Here’s a clue: Though it may be very small, it can pack a powerful, nutritional punch.
The answer: A multivitamin.
Taking a daily multivitamin may lower your risk of developing cancer, says a recent study published in the Journal of the American Medical Association.
Researchers tracked nearly 15,000 male physicians (50 years or older) for more than a decade, asking half to take a daily multivitamin, while the others took a placebo. At the end of the study, the data showed that men who took the daily multivitamin experienced 8 percent fewer cancers than those who took the placebo.
“We specifically targeted physicians because we knew that they’d be compliant when self-reporting their data,” says study author J. Michael Gaziano, M.D., chief of the Division of Aging at Brigham and Women’s Hospital. “Not to mention we were able to verify their reporting against medical records.”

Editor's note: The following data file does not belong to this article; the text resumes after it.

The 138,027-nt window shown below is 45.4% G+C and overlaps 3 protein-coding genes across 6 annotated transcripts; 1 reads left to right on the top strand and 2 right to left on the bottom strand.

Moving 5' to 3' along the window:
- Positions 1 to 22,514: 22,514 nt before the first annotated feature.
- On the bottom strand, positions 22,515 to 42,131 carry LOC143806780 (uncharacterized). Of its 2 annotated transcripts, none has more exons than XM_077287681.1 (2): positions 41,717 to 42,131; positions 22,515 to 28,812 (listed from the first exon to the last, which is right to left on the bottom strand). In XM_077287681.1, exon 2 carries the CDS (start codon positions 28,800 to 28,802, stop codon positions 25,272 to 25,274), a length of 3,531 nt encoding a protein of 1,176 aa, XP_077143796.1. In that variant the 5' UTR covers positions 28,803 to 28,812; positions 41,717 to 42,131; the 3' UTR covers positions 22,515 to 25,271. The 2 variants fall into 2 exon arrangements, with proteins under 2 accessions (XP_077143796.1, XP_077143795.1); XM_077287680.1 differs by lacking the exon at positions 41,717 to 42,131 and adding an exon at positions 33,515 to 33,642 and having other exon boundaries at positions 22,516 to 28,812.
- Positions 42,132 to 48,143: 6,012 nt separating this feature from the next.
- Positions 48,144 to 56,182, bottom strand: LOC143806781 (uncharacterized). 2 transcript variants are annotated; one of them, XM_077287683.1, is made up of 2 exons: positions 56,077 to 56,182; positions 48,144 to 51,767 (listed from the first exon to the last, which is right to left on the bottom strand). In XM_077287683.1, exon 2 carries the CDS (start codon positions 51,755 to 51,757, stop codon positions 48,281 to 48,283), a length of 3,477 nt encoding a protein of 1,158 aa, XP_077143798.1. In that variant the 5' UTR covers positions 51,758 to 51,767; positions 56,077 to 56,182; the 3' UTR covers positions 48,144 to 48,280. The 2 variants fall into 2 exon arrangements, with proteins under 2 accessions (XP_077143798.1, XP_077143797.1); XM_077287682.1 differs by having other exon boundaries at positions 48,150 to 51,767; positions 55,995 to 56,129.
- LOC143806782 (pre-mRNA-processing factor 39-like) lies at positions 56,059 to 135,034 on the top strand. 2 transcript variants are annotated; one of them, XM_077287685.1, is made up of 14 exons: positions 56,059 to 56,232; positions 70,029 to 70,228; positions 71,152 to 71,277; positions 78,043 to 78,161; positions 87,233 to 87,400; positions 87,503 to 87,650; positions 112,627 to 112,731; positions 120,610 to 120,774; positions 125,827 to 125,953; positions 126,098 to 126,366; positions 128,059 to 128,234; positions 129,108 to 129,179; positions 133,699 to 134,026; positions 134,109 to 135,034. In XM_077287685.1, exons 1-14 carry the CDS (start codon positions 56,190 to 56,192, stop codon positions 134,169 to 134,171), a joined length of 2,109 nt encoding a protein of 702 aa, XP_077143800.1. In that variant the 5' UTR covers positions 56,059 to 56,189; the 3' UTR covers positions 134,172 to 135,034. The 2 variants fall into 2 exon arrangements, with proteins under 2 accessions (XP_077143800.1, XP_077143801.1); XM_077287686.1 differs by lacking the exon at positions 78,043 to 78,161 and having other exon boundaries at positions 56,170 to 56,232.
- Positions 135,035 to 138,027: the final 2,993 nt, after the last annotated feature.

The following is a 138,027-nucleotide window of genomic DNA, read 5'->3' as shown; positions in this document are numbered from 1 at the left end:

Although Dr. Gaziano’s study doesn’t quite explain how a multivitamin every day protects you from the perils of cancer, it’s consistent with previous research that shows diets high in vitamins and minerals are linked to lower rates of cancer.
Of course, a pill can only take you so far. You’re much better off practicing the usual healthy habits—nixing harmful vices like smoking and excess boozing, eating right, and exercising—if you want to ward off cancer.
If you eat a balanced diet, you should get most of the nutrients you need without relying on supplements. But if your diet doesn’t provide you with the proper nutrients you need, make multivitamins a part of your daily regimen, Dr. Gaziano says.
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